28 May 2019


Broken Link

Evan Marwell’s fight to bring American schools up to speed
by Nicole Torres

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Illustration by Chris Gash

In 2011, Evan Marwell (MBA 1992) was serving on the board of his daughter’s school in San Francisco when he discovered something surprising: The school’s Wi-Fi was terrible. He was asking the teachers about trying the online learning tools offered by Khan Academy, and was told that the school’s internet wasn’t fast enough to support streaming video: Its Wi-Fi network was eight years old, and with only a single cable modem for 500 people, it didn’t reach every classroom. Trying to connect, as one teacher described it, was like “sucking peanut butter through a straw.”

If the internet was this poor at a private K–8 school in the heart of Silicon Valley, Marwell wondered, what was it like at other schools across the United States?

Not much better, he soon found out. One Federal Communications Commission survey released at the time reported that nearly 80 percent of schools and libraries didn’t have a broadband connection that met their needs. Although nearly all public K–12 schools in the United States were connected to the internet by 2006, most had slow dial-up or DSL connections that students couldn’t always access. “The only place you could use the internet was in the computer lab,” Marwell says, “and it was really hard for teachers to integrate technology into their curriculums.”

While the American economy was being transformed by 21st-century high-speed internet, Wi-Fi, and a profusion of new digital technologies, schools were still trying to get online like it was 1996. This was worrisome to Marwell—a serial entrepreneur and recipient of the San Francisco Chronicle Visionary of the Year award—as technology was becoming increasingly essential for success at school and in the workforce. “Broadband connectivity means students can connect to innovative tools that help them explore, learn, and create. And teachers can better identify when a student might need a little extra help,” says Sara Kloek, director of education policy at the Software & Information Industry Association.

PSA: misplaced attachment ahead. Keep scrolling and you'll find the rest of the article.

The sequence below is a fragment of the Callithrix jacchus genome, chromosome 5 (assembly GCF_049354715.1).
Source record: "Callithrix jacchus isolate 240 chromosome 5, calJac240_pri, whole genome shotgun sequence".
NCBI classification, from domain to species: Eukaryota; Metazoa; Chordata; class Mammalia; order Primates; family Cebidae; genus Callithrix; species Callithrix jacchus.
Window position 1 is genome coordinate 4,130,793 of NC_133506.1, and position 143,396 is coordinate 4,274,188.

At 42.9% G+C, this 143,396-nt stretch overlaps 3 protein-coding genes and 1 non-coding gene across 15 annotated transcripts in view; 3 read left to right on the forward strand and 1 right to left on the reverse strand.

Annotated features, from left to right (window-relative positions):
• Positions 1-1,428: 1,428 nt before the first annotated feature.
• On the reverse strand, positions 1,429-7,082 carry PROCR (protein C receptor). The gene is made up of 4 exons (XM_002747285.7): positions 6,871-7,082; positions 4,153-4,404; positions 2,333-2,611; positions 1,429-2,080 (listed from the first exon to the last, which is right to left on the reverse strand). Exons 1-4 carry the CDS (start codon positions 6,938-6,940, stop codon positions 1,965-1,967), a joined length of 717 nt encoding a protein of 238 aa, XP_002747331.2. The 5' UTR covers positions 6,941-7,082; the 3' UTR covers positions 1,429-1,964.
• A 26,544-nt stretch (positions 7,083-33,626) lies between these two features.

To meet this challenge, in 2012 Marwell founded EducationSuperHighway, a nonprofit dedicated to bringing high-speed broadband into all of the country’s public schools. With upgraded internet access, students would be better equipped to take advantage of digital learning. Since then, EducationSuperHighway’s team has played a key role in catalyzing action on the federal, state, and school district levels to address these issues.

The team’s first task was to determine the scope of the problem. They built a test to measure a school’s broadband speed, then partnered with state departments of education to convince schools to use it. The team found that in 2013, less than 10 percent of US public school students—about 4 million kids—had sufficient broadband to use technology in the classroom. “It was a widespread problem that wasn’t really limited to one demographic,” Marwell says. “Even when you looked at things like the poverty level of the school and rural versus urban and suburban, that didn’t really predict anything.” (Rural schools did have slower speeds, but they also had fewer students to slow the network down.)